There's a natural human tendency to long for order and to seek it out and even super-impose it over chaos when it is not present.
Over the past few weeks an odd narrative had sprung up around the NFL that there were four teams clearly better than everyone else. They were the Jets, Ravens, Steelers and Patriots. It had been suggested that they formed an unbreakable quartet destined to take the top playoff spots in the AFC.
After Sunday, that still might happen, but it is far from inevitable.
- The Jets played one of the single ugliest games I've ever witnessed. The argument for the Jets was that their defense was so strong that it could lift a middling offense come playoff time. Yesterday certainly should have disabused us all of that notion. Matt Williamson of Scouts Inc, long a Sanchez denier, has stated that Mark Sanchez has small hands that won't translate to accuracy in bad weather. He looks like a savant today, as Sanchez was a train wreck in the high winds. The Packers have a very average defense (12th in scoring going into yesterday), that was also banged up. This wasn't the Ravens in week one. It was an average defense that shut out the Jets and made them look horrid. The Jets schedule is filled with winnable games, but after yesterday, EVERY Jets game is going to be in play. No offense that bad can be counted on to absolutely win a game against any team.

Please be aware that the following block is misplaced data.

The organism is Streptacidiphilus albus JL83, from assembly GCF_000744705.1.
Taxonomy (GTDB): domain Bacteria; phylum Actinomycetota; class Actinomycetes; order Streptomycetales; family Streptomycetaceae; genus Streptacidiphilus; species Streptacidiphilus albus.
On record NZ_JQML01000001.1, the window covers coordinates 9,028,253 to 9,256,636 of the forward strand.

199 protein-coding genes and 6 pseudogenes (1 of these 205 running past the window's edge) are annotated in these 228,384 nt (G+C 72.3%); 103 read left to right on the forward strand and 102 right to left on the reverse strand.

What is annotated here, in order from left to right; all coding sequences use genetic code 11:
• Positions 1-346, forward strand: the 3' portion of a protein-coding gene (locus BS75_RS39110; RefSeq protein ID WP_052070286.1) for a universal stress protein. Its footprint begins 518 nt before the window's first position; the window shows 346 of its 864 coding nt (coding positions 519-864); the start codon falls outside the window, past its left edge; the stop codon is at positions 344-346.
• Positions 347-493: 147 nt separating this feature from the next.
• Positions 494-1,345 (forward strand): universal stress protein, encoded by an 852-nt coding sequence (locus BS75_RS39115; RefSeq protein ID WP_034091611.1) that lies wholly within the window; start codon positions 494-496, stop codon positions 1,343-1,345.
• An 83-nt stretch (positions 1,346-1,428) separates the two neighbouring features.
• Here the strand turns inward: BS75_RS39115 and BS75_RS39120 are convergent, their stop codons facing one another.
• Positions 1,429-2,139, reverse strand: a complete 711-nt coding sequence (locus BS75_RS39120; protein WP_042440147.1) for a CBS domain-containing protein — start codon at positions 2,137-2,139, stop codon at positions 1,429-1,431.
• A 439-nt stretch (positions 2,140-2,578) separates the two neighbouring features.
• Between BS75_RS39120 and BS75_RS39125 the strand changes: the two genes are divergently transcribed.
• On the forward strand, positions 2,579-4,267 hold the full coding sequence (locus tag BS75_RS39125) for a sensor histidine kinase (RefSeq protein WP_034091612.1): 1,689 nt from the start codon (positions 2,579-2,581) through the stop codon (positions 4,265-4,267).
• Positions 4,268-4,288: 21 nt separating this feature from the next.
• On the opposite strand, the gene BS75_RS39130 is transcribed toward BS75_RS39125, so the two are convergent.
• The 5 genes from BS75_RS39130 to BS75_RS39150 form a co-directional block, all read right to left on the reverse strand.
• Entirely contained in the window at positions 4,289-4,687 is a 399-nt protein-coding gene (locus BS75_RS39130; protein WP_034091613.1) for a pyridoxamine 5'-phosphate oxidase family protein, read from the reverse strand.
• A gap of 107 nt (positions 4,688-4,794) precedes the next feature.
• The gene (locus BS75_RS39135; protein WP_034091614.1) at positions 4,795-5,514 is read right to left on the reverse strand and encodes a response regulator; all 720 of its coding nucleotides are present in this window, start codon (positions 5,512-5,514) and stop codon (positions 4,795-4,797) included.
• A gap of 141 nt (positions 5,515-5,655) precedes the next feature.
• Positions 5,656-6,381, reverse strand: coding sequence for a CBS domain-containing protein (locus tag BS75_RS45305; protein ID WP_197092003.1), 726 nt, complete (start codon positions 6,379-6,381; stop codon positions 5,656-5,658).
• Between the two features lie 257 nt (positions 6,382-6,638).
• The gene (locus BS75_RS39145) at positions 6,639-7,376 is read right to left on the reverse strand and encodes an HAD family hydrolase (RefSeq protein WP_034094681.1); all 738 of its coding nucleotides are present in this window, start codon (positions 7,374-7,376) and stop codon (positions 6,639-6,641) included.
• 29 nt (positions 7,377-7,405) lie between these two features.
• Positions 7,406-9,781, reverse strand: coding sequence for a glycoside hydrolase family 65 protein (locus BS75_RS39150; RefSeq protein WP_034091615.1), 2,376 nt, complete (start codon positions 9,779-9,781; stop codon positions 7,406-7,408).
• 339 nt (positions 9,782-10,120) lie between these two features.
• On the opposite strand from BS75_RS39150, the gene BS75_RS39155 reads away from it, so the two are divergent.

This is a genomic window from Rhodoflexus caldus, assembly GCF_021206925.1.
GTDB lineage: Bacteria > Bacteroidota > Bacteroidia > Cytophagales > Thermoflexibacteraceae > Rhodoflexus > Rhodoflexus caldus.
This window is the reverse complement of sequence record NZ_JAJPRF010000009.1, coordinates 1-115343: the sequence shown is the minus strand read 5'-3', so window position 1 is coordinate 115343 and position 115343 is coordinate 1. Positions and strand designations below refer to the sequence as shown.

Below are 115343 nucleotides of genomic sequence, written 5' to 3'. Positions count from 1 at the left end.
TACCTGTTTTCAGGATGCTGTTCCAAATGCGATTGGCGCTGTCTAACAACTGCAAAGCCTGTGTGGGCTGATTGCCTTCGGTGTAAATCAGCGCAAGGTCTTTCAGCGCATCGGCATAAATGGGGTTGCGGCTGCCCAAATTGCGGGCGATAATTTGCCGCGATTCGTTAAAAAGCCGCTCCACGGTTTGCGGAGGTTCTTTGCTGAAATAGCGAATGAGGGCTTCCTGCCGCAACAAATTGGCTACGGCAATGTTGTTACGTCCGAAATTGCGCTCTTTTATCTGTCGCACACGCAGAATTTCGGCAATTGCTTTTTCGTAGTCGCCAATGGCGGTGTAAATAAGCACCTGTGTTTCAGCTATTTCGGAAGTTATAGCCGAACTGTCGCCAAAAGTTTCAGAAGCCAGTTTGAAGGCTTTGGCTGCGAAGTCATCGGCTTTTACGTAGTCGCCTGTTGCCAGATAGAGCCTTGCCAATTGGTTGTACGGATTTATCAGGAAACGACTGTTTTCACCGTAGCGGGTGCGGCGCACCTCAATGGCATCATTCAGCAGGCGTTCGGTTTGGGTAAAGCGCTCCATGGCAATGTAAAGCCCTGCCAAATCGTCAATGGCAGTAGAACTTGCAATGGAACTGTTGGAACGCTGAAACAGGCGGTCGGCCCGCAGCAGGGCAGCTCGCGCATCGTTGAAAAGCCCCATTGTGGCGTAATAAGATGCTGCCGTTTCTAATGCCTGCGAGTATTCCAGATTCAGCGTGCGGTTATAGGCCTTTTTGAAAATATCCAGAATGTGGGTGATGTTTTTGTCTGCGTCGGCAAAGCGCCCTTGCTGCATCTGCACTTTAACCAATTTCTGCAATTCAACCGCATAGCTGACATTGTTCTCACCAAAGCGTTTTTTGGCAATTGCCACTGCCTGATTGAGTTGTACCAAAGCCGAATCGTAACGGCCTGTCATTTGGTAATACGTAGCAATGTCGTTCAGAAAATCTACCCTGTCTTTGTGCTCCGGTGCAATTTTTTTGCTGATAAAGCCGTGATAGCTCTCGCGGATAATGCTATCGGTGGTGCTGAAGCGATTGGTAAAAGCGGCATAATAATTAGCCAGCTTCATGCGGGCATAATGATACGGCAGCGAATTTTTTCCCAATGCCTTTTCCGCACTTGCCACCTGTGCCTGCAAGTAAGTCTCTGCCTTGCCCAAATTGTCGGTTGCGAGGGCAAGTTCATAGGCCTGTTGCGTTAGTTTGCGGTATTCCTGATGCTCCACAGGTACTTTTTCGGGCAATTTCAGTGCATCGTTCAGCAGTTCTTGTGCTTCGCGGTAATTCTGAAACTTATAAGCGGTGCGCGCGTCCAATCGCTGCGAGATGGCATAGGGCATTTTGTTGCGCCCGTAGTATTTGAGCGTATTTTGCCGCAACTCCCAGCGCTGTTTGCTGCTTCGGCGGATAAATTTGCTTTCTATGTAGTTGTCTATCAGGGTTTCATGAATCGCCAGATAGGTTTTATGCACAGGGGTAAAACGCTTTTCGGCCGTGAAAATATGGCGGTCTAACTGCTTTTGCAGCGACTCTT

- The Steelers are a team that I believe in thanks to an outstanding defense. After watching them the last few weeks though, I don't think of them like a 'traditional' best team in the NFL. Their offense is also suspect, even with Roethlisberger. They aren't going 14-2 and probably not even 13-3. They are good, and there is no shame in losing to a desperate New Orleans team on the road, but they are far from an unbeatable juggernaut.
- What do we do with the Patriots, who Ross Tucker called "the worst 6-1 team I've seen"? We've known for years that their great advantage was Belichick, and they seem to be living off that edge against clown college coaches like Norv Turner and Brad Childress. Childress put on an insanity clinic yesterday. First of all, he opted to go for it on fourth down right before the half. Those who read regularly know that the one time I really favor kicking FGs on fourth and one and is just before the half because the field position advantage is negated. Then, because he failed the first time, Childress went for a FG on the two in the third quarter (THAT'S THE ONE TO GO FOR!), then he punted from midfield on fourth and 1. The Pats, despite not having a single area of the game in which they excel, continue to beat mediocre teams with bad coaches. Now they have the best record in football, but can't possibly scare anyone.
- Meanwhile, everyone in the criminally underrated AFC South is at least 4-4 including the Jaguars. The Titans' loss to the Chargers was a tough break for them. Had they been able to travel west beat a team coached by a chimp, it would have vaulted them into that 'elite' discussion. Now, they fall back into the scrum in the AFC and still have to answer their very serious quarterback questions. Before Vince Young got hurt yesterday his line was, well, Youngian: 10/23, 251, and 2 TDs. He was helped by one long touchdown pass which greatly helped his numbers. He is inaccurate and undependable. The Titans are beastly (best point differential in football), but at any given time Young's play can come apart, and they'll lose to a team like Denver. They remind me of the Jets: if they had a real quarterback, they'd be unstoppable.
- The Richard Seymour trade is looking worse all the time for the Pats. They gave up on last season, selling their fans on the idea that they would get the first overall pick for Seymour. Instead, the Raiders are now 4-4, and looking like they'll be a middle of the first round pick. That deal gets worse with every Raiders win.